Iron Content:
1.7mg per ½ cup
Uses: oats have so many uses! Start your day with a hot bowl of porridge, make an overnight bircher muesli or a batch of granola to sprinkle on them. Add to your smoothies to thicken it and make it more filling. Make a batch of flapjacks to snack on, sweet or even better savour! Use them to replace breadcrumbs in recipes for falafels or veggie burgers. Oats can also be used  as a substitute for flour in baking. Make some oat flour in your food processor and experiment with your next bake, start with a half and half substitution until you get the feel for how it behaves in baking.

Iron Content:
6.8mg per 1 cup
Uses: add into soups, curries and stews to make them more filling. Cook up a batch and use them in salads, falafel and veggie burgers throughout the week. For a quick cupboard dinner cook up a pot of lentils and add a lovely runny poached egg, a handful of fresh herbs and a dollop of hummus if you have some.

Iron Content:
5mg-7mg per 1 cup
Uses: to mix it up you can make hummus out of any of the above legume. Legume are the main source of protein in plant-based soups, stews and curries. Make a big hotpot for the weekend with a mix of different legume, a tin of tomatoes, some chopped veg and your favourite herbs and spices. You can also add them to salads and Buddha Bowls. Roasted chickpeas with a sprinkle of cumin make a great lunchbox snack too. I also use chickpea flour, often called gram flour, to make socca pancakes or pizzas.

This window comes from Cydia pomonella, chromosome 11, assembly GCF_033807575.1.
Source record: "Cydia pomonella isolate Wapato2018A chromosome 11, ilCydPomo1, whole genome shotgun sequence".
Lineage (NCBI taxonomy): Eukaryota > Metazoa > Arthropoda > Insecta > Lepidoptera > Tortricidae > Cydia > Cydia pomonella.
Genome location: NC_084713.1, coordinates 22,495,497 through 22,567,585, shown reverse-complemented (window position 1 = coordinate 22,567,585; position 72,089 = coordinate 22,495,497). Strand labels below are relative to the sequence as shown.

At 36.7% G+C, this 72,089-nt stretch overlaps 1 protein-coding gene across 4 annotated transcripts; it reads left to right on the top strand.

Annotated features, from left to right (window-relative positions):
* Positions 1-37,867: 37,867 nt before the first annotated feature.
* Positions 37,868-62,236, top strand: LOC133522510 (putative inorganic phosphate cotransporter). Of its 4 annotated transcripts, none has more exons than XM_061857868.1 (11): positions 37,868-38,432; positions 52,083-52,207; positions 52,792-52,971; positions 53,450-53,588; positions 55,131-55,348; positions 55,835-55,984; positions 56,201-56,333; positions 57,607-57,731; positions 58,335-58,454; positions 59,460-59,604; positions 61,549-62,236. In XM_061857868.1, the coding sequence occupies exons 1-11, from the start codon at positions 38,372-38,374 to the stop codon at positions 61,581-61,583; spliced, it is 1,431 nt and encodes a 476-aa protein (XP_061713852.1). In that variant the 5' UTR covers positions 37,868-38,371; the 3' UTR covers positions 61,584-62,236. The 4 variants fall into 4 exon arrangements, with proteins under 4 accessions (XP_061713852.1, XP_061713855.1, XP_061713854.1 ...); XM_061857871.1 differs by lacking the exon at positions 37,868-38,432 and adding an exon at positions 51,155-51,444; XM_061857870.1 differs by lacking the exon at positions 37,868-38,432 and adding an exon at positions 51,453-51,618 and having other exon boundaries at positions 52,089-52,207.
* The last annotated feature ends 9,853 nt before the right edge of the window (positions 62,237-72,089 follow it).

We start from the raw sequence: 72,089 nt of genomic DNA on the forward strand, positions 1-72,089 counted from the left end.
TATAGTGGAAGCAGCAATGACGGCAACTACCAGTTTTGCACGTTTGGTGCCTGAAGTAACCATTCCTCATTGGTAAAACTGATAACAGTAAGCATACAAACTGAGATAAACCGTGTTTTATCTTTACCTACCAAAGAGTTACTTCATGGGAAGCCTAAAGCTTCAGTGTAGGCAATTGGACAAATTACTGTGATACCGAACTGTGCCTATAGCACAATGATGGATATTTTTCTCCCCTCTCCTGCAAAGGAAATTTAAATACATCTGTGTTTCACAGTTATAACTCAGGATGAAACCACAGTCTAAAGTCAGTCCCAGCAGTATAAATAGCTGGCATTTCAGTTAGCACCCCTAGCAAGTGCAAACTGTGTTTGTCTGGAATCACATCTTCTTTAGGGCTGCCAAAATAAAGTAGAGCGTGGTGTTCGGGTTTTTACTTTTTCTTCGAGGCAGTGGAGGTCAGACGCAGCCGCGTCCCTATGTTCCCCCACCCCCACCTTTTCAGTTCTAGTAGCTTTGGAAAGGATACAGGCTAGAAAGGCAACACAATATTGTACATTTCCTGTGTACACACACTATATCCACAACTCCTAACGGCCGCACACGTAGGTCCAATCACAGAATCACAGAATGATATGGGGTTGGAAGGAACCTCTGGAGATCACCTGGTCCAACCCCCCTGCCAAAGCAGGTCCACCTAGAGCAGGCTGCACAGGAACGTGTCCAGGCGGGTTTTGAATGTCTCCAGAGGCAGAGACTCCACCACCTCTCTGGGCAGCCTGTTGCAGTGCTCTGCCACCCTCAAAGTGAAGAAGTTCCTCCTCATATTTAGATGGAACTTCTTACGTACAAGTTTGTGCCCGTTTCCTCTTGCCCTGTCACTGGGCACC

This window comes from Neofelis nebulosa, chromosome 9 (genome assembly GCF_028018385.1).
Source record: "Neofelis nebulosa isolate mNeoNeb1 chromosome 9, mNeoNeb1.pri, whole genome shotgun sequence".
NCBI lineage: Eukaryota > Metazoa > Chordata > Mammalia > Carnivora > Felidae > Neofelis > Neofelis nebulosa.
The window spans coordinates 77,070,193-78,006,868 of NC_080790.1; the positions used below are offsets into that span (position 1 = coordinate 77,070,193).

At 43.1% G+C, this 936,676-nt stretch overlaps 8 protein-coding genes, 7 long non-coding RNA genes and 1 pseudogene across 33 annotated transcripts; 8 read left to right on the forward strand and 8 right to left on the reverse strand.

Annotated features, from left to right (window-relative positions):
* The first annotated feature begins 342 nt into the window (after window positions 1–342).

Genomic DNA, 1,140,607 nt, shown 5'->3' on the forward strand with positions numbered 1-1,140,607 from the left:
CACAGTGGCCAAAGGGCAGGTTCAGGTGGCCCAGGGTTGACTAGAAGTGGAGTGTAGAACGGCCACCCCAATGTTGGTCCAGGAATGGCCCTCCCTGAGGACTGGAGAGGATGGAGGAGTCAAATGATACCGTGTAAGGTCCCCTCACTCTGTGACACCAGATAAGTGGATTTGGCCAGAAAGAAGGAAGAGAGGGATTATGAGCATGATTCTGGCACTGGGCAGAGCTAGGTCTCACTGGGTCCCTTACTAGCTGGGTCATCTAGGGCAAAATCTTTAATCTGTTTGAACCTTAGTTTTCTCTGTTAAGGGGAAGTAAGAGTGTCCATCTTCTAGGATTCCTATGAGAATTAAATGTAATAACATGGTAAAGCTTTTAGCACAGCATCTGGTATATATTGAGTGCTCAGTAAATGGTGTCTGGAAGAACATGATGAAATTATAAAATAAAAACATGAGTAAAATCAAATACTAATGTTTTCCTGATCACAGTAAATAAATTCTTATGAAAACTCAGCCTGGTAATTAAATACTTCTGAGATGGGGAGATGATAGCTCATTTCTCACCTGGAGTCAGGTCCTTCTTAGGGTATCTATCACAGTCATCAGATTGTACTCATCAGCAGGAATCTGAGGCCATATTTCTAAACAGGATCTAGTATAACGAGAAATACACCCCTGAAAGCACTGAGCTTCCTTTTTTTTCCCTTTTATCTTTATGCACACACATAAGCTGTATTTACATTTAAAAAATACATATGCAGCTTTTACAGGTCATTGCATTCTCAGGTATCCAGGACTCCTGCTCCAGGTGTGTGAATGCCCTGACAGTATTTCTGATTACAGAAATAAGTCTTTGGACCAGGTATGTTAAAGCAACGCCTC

Iron Content:
8.82mg per ¼ cup
Uses: sprinkle on morning porridge, salads, soups, stews, curries, or just about anything to add a bit of crunchy texture and some protein. They are also the main ingredient in lots of energy balls recipes. I make my own tahini by lightly toasting the sesame seeds in the oven at 180oC for 10min and blending in a high powered blender until they become a creamy liquid. I use it as a base for salad dressings, hummus, dips and even add a dessert spoon to bircher muesli before soaking.

Iron Content:
8.4mg per 1 cup